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What are they?

Dioxins are a group of chemicals that are highly toxic and persistent in the environment. Dioxin is also the common name for the chemical TCDD, the most toxic of this family. These chemicals are persistent organic pollutants (POPs) and endocrine disruptors.

Most dioxins are byproducts of industrial activities, including making pesticides and herbicides. They are also emitted from cigarette smoke, vehicle exhaust, and oil furnaces. They are produced from waste incineration, trash burning and fuels, forest fires, and volcanoes. Polychlorinated biphenyls (PCBs) are dioxins.

TCDD dioxin was a byproduct of the herbicide Agent Orange, which was used as a defoliant by the U.S. military during the Vietnam War.

See also: Trash Factories Food and Cooking Air Pollution Brownfield Learning and Developmental Disabilities Reproductive Health Cancer

Where are Dioxins found?

  • Consumer products - cigarettes, pesticides, and herbicides
  • Food – meat, dairy products, fish, and shellfish
  • Air - forest fires, volcanoes, cigarette smoke, secondhand smoke, and industrial activities

How can I be exposed to Dioxins?

Dioxins commonly enter(s) the body through:

Ingestion (swallowing)
  • Eating contaminated food
Inhalation (breathing)
  • Breathing contaminated air, cigarette smoke, secondhand smoke, fuel emissions, and vehicle exhaust

What happens when I am exposed to Dioxins?


Exposure to dioxins can cause:

  • Skin disease and discoloring
  • Liver damage

Long-term exposure to TCDD dioxin can cause:

  • Cancer

Long-term exposure to all dioxins can cause:

  • Reproductive and infertility problems
  • Miscarriage
  • Developmental problems in children
  • Interference with the body’s natural hormones
  • Damage to the immune system
  • Liver damage

Who is at risk for exposure to Dioxins?

  • Consumers
    • Cigarettes and vehicles emit dioxins.
  • Farmers
    • Some pesticides and herbicides contain dioxins.
  • Vietnam veterans
    • The herbicide Agent Orange produced TCDD dioxin as a byproduct.
  • Women of child-bearing age
    • Exposure to dioxin can cause miscarriage and reproductive and infertility problems.

Reduce your risk

If you think your health has been affected by exposure to dioxins, contact your health care professional.

Always wash your hands thoroughly after handling chemicals. For poisoning emergencies or questions about possible poisons, please contact your local poison control center at 1-800-222-1222.

  • Do you, or does anyone in your family, smoke tobacco products?
  • Do you live in an area where the soil is known or suspected to contain high levels of dioxins?
  • Do you use well water?
  • Do you live near a hazardous waste site or an incinerator that releases dioxins?
  • How frequently are you exposed to vehicle exhaust or gas stations?
  • Do you live near a busy highway?
  • If you smoke, quit. Avoid secondhand smoke.
  • Avoid foods high in animal fat, especially locally harvested fish, wild game, and locally grown foods in areas known to have high levels of dioxins.
  • Follow local fish, game, and food consumption advisories.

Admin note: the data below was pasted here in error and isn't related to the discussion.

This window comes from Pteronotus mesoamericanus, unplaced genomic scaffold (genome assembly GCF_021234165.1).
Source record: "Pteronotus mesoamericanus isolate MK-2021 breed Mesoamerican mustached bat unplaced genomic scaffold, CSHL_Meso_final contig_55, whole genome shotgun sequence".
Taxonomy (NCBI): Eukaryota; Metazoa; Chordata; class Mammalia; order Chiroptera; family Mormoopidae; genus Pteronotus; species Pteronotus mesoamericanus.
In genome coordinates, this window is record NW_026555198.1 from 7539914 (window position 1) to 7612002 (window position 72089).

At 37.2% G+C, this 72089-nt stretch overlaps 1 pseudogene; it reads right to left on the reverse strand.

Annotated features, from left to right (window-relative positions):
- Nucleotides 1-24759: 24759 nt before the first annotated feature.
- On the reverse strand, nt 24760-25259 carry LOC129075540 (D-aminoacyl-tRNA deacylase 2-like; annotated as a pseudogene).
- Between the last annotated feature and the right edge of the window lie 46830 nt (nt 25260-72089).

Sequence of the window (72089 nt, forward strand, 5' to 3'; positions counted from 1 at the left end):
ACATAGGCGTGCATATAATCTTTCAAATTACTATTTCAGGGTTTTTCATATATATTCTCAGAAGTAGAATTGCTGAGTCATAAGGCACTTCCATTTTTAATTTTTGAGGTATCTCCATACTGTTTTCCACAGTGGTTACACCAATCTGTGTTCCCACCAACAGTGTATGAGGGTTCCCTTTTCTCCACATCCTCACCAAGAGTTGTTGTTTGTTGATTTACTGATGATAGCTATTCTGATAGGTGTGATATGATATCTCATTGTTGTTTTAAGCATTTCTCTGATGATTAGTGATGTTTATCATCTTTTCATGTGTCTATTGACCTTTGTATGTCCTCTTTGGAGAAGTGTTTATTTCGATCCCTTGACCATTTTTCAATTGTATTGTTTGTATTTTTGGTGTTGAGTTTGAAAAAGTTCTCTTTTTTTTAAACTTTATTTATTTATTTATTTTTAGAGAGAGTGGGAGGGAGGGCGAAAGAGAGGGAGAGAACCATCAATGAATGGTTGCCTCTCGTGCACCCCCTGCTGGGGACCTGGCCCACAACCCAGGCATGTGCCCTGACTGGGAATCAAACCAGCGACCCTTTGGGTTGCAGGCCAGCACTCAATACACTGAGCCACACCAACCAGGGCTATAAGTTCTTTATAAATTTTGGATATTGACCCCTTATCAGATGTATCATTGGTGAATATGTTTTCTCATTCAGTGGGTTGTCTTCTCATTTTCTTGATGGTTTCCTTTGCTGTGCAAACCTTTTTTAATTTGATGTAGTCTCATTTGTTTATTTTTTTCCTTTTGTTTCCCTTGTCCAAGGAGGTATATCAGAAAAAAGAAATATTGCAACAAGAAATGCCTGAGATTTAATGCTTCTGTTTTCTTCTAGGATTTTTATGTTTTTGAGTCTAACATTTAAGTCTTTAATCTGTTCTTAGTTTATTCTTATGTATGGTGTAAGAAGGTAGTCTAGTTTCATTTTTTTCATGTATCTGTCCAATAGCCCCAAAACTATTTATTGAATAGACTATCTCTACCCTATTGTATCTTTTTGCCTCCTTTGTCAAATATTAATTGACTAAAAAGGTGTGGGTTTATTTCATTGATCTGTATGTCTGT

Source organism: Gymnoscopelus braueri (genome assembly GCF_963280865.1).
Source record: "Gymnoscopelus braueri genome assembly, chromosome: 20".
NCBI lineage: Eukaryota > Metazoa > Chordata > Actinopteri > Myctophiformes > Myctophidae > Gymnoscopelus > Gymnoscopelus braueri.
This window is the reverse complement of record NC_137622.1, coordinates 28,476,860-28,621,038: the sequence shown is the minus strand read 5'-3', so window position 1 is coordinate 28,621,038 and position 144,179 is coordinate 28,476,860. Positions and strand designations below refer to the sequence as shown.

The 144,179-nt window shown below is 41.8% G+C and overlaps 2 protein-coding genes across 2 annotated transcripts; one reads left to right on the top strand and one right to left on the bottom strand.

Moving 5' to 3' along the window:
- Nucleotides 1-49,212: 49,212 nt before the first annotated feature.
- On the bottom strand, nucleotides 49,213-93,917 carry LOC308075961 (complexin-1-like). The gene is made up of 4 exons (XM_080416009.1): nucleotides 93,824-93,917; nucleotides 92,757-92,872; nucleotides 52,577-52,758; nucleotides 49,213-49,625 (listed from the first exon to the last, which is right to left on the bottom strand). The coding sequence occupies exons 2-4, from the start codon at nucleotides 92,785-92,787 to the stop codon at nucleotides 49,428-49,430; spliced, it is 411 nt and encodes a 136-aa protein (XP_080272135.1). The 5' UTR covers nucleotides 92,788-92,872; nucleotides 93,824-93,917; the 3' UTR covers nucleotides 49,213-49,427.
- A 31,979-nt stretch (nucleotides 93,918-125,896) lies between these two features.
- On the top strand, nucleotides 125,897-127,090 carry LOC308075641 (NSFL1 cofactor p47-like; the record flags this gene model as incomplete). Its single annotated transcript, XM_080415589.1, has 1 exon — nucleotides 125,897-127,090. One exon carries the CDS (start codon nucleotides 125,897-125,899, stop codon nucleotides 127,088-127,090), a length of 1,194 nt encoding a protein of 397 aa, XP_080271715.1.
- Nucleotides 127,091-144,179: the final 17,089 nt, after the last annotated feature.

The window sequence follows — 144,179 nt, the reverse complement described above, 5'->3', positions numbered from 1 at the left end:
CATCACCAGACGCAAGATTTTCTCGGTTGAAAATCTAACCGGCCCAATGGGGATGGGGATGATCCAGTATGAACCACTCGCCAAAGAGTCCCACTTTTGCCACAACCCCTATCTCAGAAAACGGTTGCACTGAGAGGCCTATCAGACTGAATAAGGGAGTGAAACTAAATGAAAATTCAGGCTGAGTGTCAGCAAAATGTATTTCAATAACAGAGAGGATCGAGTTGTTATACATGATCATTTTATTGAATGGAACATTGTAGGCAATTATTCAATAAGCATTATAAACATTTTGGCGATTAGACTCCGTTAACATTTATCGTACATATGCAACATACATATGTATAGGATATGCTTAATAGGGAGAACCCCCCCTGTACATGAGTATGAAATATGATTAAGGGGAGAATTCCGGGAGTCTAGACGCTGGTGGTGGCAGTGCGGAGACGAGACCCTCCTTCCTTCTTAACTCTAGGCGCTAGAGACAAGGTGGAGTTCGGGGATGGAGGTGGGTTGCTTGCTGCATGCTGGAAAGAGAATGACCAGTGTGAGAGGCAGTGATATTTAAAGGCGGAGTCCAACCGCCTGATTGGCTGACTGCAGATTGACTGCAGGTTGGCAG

• If you live in an area known to be contaminated with dioxin in the soil:
    • Avoid or limit outdoor activities and dusty conditions.
    • Wash dirt and mud from clothing, gardening tools, and supplies.
    • Remove shoes before entering the house to avoid tracking mud or dirt inside.
    • Routinely test well water for dioxins.
    • If your well water has high levels of dioxins, contact your local or state health agency or the Centers for Disease Control and Prevention (CDC) for information on how to correct the problem.
    • If you use municipal water, obtain a copy of your municipal water report.
  • Limit your time near idling cars, trucks, or buses.
  • Pump gas carefully to avoid breathing the fumes.
  • Handle pesticides and herbicides with care, and use protective clothing and ventilation.
  • Avoid burning wood or trash.
  • Don’t burn old electrical equipment that may contain PCBs. Dispose of it properly.
  • Don’t let children play near gas stations, idling cars, or busy highways.
  • Don’t let children play in soil that are known or suspected to contain dioxins. Have children wash hands frequently, especially before eating or drinking and after playing outdoors.
National Library of Medicine Resources and Databases
Additional Resources
  • What is Dioxin? (Navy and Marine Corps Public Health Center)

    Resource on dioxin that includes information about its properties and sources, as well as its effects on the health of the environment, humans, and laboratory animals.

  • Chlorinated Dibenzo-p-dioxins (CDDs). ToxFAQs (Agency for Toxic Substances and Disease Registry)

    Factsheet with answers to most frequently asked questions about chlorinated dibenzo-p-dioxins (CDDs) exposure and its effect on human health, developed by a federal public health agency that protects communities from harmful health effects related to exposure to natural and man-made hazardous substances.

  • Dioxins (National Institute of Environmental Health Sciences)

    Information on dioxins, including potential adverse health effects due to exposure, their chemical make up, and links to relevant news, factsheets, and additional resources from a federal institute that investigates the interplay between environmental exposures, human biology, genetics, and common diseases to help prevent disease and improve human health.

  • Dioxins and Their Effects on Human Health (World Health Organization)

    Factsheet on dioxins and how exposure affects human health, including background information, sources and incidents of dioxin contamination, populations at risk for adverse health effects, and activities for identifying, measuring, preventing, and controlling exposure.

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